INTERVIEW – Valore: « I love the look on people’s faces when I tell them I’m a rapper »

On your Facebook page, you describe yourself as “a bright green cactus that brings color to a canvas of barren sand”. What does that mean? : )

It’s from a poem of mine, the rest of it is “come to me and find comfort, let’s feel the music and look at the stars. Let’s give meaning to a song.” The cactus has a lot of different meanings. It is a metaphor for me being something that does not quite belong. I am a weird succulent in the swamp of Savannah, Georgia. I stand out and bring color to life. It also is a physical inflatable cactus named Pedro. This cactus equates to happiness. People love Pedro, I’ve noticed it helps people relax, dance, and cut loose. I’ve had about 8 different inflatable cacti; some have died at music festivals or after a tour. The old ones hang on my wall and are signed by friends or feature rad bands I like stickers. Each new Pedro is like a new chapter to my life.

You are a business economics major at Armstrong University in Savannah, Georgia and also work in a deli. How do you manage to make some time for your music?

During my breaks at work or school I am promoting or booking or emailing, it is nonstop. I am always jamming with rad musicians around town or people I stumble upon in life. I keep a djembe and saxophone in my car at all times. No matter how stressed out I get with my work load, music and performing always keep me levelheaded. I make sure not to force my music as well; I write and record when I feel the inspiration seeping. Having my studio in my rainbow cave (living room) is nice because recording is very accessible and quick when I need it. I recorded « Shakespearean Rap » off of Lizard Girl in between classes one day, took me about an hour. I only do one or two takes for my verses.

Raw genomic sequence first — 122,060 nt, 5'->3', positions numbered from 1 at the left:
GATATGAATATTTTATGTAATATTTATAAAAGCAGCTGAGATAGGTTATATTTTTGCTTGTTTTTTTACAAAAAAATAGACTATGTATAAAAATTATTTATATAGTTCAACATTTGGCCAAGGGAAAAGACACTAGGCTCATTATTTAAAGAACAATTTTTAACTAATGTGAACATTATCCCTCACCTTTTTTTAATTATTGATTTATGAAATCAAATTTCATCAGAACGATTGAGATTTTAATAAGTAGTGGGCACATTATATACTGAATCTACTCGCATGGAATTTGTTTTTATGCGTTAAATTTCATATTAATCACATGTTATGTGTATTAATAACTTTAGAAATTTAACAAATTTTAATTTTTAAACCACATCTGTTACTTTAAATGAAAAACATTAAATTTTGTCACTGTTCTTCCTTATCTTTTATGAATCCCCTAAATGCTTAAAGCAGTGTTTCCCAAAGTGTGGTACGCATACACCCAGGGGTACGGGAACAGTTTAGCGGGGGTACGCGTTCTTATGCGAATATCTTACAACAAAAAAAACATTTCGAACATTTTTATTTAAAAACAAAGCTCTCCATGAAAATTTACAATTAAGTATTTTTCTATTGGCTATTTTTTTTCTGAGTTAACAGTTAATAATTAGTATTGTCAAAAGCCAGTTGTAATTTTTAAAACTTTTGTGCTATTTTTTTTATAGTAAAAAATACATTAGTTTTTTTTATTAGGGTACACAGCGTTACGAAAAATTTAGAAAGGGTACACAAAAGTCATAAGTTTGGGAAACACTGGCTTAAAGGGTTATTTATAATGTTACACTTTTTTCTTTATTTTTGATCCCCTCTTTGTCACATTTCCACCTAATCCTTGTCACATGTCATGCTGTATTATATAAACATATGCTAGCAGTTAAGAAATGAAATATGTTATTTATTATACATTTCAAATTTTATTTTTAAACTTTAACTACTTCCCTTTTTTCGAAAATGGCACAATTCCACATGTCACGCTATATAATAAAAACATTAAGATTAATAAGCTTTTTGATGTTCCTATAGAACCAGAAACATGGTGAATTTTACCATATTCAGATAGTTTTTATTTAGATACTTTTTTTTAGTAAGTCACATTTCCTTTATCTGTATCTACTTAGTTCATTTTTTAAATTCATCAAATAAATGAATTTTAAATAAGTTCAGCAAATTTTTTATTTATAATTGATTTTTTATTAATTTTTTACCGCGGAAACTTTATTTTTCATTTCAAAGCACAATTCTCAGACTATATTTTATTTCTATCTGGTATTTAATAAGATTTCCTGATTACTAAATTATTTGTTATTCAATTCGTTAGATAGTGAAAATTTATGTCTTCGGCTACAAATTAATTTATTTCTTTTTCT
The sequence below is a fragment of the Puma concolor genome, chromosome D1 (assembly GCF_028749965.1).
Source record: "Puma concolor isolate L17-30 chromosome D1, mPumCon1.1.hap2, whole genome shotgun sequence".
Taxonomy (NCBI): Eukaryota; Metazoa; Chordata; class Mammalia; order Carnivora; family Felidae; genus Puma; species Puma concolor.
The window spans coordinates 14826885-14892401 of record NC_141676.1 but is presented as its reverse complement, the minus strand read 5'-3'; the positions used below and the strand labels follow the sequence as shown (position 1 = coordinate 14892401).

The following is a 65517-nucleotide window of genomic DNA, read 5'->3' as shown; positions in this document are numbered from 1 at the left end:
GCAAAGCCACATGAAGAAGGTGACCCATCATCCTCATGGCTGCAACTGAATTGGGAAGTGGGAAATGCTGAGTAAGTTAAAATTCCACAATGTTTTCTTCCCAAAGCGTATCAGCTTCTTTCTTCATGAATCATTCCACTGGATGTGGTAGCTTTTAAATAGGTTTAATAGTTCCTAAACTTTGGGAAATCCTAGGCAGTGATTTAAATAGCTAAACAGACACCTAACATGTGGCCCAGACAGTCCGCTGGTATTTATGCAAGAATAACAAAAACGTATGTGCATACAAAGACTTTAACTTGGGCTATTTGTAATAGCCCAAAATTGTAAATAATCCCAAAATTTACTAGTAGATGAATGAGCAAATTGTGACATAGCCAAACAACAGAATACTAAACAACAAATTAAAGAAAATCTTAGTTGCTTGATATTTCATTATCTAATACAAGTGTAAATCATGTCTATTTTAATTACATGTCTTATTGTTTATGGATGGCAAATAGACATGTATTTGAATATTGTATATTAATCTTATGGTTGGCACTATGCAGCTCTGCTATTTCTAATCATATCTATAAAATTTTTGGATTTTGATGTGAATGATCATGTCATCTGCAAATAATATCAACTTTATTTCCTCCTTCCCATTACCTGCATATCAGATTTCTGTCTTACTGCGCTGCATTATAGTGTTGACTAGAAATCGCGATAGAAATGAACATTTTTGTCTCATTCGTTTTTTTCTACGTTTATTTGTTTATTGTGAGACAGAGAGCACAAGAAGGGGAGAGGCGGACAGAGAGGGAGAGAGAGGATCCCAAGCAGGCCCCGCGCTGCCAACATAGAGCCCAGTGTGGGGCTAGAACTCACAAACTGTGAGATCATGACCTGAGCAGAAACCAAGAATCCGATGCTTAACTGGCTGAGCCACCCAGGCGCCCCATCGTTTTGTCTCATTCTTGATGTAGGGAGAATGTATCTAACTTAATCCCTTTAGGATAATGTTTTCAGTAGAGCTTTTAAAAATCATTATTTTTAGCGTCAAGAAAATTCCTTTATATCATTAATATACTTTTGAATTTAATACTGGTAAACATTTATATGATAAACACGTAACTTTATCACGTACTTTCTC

You mix spoken word, funk, and alternative hip hop. Which artists do you most relate to?

Kate Tempest is my idol and a goddess of unfiltered and unapologetic words. I hope to marry her one day. She makes you look outside and then inside of yourself with her work. I relate to Janis Joplin a lot. People recently have been telling me I resemble her when I’m a mess of hair and microphone on stage, so I started researching her life more. She just wanted people to dance and let loose, and in one performance is pleading with the audience to join her. I feel that so much because sometimes it feels like I’m looking out into a field of zombies just snapchatting me, but not engaging. I just want people to dance.

On your latest EP “Lizard Girl” you worked with 10 other artists. Can you tell us more about this collaborative project?

Obamabo played a humongous role on this EP, he produced 5/6 beats, mixed, and mastered everything. Vinay Arora (my deejay) produced “Acne Scars”, in which he developed the beat from my vocal track. When it came to the design I approached all of my favorite visual artists and asked them to interpret me as a lizard. That was the only direction I gave them and it was awesome to see how they each interpreted me differently.

I had GIFs and buttons by Chibu, cassettes by Pavonine Packaging, cover art by Naomi Weiner, typography and posters by Apple Xenos, videos by Toss and Shibby Pictures and graphics/effects by Ottpopart. I paid everyone who wanted to be paid, which is very important to me. I want to compensate artists for their work; I see it as an important investment. I believe in people making money off of their art and thriving.

What’s the story behind the song and the video for “Reptilian Funk”?